Michigan Supreme Court Greatly Expands Damages Available in Medical Malpractice and Other Wrongful Death Cases

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Michigan Supreme Court Greatly Expands Damages Available in Medical Malpractice and Other Wrongful Death Cases

Tuesday, March 15, 2022

QUESTION: It was recently reported that our Supreme Court refused to hear a case that greatly expanded the damages available to plaintiffs in wrongful death cases (arising from medical malpractice or other claims).  Can you explain this decision?  Is it significant? 


ANSWER: The case that you refer to is Estate of Langell v McLaren Port Huron.  The plaintiff estate alleged medical malpractice against several defendants.  The issue on appeal was whether the plaintiff estate was entitled to recover as damages an amount approximating all the potential future earnings of the decedent or only an amount approximating the future financial support obligation of the decedent (a more limited amount). 


The Court of Appeals held that the plaintiff estate was entitled to recover all the future earnings of the decedent without regard to whether the decedent had a financial support obligation.  Defendants filed an application for leave to appeal to the Supreme Court.  MSMS and the AMA filed an amicus brief supporting the defendants application and arguing that this element of the plaintiff estate’s damages should be limited to the decedents financial support obligation. 


The applicable section of Michigan’s Wrongful Death Act, MCL 600.2922(6), provides: 

In every action under this section, the court or jury may award damages as the court or jury shall consider fair and equitable, under all the circumstances including reasonable medical, hospital, funeral, and burial expenses for which the estate is liable; reasonable compensation for the pain and suffering, while conscious, undergone by the deceased during the period intervening between the time of the injury and death; and damages for the loss of financial support and the loss of the society and companionship of the deceased.  (emphasis added) 


This statute specifically states that “damages for the loss of financial support” are recoverable.  It does not provide that all the future earnings of the decedent are recoverable.  Despite this choice of language by the Michigan legislature, our Supreme Court decided to let stand a Court of Appeals decision allowing and award of damages including a loss of all future earnings without regard for whether the decedent owed anyone an obligation of financial support.  The Supreme Court’s 5-2 decision was contained in an order denying defendants application for leave to appeal.  The majority (Justices Bernstein, Clement, Cavanagh Welch and McCormack) included no substantive explanation supporting their denial in the order.  Justices Viviano and Zahra dissented and provided an explanation.  They believed the Supreme Court should have granted leave to appeal to fully consider this “significant and recurring question of law involving a complicated statute.”  Justices Viviano and Zahra further stated their opinion that the Court should have heard the appeal to consider the applicable precedent, Baker v Slack, 319 Mich 703 (1948).  In Baker the Supreme Court held that the previous version of MCL 600.2922(6) limited a plaintiff estate’s recovery to the amount of the decedent’s support obligation and did not allow all the future earnings of the decedent to be recovered as damages.  Justices Viviano and Zahra openly questioned whether Baker remains “good law” and would have heard this appeal and addressed that question.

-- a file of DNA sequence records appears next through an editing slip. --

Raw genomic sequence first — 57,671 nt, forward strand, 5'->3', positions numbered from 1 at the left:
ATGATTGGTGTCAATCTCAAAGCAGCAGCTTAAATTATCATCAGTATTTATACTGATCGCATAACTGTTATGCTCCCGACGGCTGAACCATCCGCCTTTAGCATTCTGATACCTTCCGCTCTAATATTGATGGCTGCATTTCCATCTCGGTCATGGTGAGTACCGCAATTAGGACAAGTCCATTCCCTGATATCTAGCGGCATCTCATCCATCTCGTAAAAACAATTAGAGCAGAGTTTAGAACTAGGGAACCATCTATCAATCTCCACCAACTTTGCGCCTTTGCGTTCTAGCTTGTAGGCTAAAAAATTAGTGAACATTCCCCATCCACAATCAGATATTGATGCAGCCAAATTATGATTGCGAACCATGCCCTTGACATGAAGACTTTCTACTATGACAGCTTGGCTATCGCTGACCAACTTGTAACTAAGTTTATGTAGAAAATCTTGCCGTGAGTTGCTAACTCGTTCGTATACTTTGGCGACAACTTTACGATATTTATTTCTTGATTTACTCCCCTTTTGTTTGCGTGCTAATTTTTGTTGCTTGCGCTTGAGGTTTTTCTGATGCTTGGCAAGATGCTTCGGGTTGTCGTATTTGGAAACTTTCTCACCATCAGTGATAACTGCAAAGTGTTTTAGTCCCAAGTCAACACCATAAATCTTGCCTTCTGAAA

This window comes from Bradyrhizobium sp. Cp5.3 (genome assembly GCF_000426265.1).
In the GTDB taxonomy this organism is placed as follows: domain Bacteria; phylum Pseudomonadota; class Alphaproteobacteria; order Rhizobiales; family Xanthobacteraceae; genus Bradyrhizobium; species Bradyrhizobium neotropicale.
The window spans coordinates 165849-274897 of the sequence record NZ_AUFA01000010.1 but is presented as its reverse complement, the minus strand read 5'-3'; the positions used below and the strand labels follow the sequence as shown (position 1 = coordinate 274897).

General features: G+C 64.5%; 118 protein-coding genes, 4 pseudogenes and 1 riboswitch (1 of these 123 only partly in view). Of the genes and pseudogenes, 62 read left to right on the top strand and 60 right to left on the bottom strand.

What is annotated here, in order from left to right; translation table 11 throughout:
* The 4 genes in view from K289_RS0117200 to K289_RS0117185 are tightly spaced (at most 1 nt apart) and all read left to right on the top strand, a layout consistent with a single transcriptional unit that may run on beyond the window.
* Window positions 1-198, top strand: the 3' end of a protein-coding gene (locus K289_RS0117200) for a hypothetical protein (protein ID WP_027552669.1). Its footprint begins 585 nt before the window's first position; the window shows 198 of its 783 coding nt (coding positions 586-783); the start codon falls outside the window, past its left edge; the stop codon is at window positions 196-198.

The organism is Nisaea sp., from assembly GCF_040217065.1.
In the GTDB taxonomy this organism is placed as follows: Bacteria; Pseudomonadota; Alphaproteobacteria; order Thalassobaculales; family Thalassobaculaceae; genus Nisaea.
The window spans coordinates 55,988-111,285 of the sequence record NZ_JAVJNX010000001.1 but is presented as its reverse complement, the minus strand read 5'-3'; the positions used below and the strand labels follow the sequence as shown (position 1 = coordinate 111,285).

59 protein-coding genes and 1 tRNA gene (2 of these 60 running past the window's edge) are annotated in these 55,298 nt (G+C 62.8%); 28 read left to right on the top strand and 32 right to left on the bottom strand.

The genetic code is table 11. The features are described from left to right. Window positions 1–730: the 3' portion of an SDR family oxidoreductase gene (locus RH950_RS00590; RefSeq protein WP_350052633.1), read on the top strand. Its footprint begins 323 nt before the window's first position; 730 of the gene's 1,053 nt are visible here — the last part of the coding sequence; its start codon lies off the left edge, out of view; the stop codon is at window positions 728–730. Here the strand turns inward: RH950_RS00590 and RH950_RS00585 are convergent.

The denial of the application for leave to appeal in Langell is significant.  In future medical malpractice cases involving the death of a patient and other cases brought pursuant to Michigan’s Wrongful Death Act plaintiffs will now seek the full loss of the earnings capacity of the decedent whether the decedent had a support obligation or not.  This will be the case until the Supreme Court decides to hear an appeal which fully interprets MCL 600.2922(6) considering its history and Baker.

By Daniel J. Schulte, J.D., MSMS Legal Counsel